That finding was echoed recently by researchers who conducted another randomized controlled trial — this one of uninsured low-income people in Oregon. Low-income Oregonians who wanted to sign up for the state’s Medicaid program were placed in a lottery. Only some got the insurance, but the researchers tracked both groups. In the first year, they found that the lottery entrants who were given Medicaid spent more on health care than those who remained uninsured.
This is virtually what Nathaniel laid out over two years ago in his comparison of health insurance to a hypothetical food insurance. This is because the situation is, as noted above, basic economics:
One of the reasons for the political popularity of price controls in general is that part of their costs are concealed…Price controls are therefore particularly appealing to those who do not think beyond stage one…Artificially lower prices, created by government order rather than by supply and demand, encourage more use of goods or services, while discouraging the production of those same goods and services. Increased consumption and reduced production means a shortage…Quality deterioration often accompanies reduced production…Quality declines because the incentives to maintaining quality are lessened by price control. Sellers in general maintain the quality of their products or services for fear of losing customers otherwise. But, when price controls create a…shortage-fear of losing customers is no longer a strong incentive.2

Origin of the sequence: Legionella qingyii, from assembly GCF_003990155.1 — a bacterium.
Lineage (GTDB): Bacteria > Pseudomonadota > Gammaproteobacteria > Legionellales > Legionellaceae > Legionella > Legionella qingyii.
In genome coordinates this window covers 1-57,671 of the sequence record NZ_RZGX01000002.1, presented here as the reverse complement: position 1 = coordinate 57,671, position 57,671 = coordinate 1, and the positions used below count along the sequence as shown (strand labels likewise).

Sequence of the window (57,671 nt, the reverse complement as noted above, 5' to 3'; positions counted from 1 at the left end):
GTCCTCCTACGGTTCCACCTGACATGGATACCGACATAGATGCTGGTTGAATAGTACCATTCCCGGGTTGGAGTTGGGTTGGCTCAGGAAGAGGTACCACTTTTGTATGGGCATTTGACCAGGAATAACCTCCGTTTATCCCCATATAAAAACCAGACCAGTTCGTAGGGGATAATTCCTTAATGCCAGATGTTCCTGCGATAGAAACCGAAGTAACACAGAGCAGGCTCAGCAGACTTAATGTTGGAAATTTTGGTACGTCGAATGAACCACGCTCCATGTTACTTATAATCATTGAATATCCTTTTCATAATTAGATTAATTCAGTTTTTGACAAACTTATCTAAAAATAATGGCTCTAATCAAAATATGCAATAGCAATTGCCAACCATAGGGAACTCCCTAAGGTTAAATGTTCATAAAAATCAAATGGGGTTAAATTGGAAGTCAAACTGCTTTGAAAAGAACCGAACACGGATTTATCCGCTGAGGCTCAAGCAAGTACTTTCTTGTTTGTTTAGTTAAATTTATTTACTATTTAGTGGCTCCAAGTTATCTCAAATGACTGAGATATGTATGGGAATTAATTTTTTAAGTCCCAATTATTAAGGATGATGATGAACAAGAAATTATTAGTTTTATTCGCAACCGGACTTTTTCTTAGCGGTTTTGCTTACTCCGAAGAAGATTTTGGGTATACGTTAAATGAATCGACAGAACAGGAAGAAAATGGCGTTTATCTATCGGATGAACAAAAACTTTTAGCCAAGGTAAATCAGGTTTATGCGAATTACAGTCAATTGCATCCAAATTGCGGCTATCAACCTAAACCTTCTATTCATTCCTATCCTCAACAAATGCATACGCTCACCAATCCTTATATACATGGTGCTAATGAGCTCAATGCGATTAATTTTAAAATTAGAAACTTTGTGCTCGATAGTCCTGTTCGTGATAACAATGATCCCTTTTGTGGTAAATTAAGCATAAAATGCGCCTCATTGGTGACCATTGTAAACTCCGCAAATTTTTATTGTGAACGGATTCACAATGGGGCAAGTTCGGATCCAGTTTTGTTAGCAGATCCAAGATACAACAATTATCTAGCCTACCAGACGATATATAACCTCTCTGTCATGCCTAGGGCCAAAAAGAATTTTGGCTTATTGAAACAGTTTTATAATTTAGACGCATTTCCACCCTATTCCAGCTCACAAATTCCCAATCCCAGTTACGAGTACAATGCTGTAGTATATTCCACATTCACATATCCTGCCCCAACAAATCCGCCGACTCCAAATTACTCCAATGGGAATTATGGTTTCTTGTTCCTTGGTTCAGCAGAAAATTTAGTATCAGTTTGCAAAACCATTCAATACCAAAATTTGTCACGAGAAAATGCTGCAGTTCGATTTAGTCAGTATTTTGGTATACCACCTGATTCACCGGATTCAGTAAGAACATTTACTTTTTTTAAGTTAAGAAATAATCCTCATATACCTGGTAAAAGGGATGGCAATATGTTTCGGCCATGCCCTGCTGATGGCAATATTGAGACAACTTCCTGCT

7 thoughts on “The Costs of Health Insurance Coverage”
Am I reading correctly that most of the evidence cited in the article measures the value of preventative care before the problems thus prevented would have caused the massive health care expenditures the preventative care is intended to prevent would have happened?